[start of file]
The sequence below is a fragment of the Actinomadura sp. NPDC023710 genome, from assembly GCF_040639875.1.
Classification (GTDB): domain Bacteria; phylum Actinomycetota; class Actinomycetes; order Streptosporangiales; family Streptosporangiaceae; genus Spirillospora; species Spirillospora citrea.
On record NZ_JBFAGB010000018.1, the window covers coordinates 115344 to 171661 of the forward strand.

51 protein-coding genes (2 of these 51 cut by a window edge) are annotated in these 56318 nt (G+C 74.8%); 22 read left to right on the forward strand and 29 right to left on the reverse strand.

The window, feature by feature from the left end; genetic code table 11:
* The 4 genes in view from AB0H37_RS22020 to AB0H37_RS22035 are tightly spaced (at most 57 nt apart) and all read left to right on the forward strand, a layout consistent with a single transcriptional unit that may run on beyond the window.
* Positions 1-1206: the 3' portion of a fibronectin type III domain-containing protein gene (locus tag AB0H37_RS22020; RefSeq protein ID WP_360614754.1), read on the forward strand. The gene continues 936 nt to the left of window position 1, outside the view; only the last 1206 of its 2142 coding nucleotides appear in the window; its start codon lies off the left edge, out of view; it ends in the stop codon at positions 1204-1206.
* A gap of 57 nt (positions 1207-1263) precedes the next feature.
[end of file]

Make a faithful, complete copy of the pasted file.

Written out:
The sequence below is a fragment of the Actinomadura sp. NPDC023710 genome, from assembly GCF_040639875.1.
Classification (GTDB): domain Bacteria; phylum Actinomycetota; class Actinomycetes; order Streptosporangiales; family Streptosporangiaceae; genus Spirillospora; species Spirillospora citrea.
On record NZ_JBFAGB010000018.1, the window covers coordinates 115344 to 171661 of the forward strand.

51 protein-coding genes (2 of these 51 cut by a window edge) are annotated in these 56318 nt (G+C 74.8%); 22 read left to right on the forward strand and 29 right to left on the reverse strand.

The window, feature by feature from the left end; genetic code table 11:
* The 4 genes in view from AB0H37_RS22020 to AB0H37_RS22035 are tightly spaced (at most 57 nt apart) and all read left to right on the forward strand, a layout consistent with a single transcriptional unit that may run on beyond the window.
* Positions 1-1206: the 3' portion of a fibronectin type III domain-containing protein gene (locus tag AB0H37_RS22020; RefSeq protein ID WP_360614754.1), read on the forward strand. The gene continues 936 nt to the left of window position 1, outside the view; only the last 1206 of its 2142 coding nucleotides appear in the window; its start codon lies off the left edge, out of view; it ends in the stop codon at positions 1204-1206.
* A gap of 57 nt (positions 1207-1263) precedes the next feature.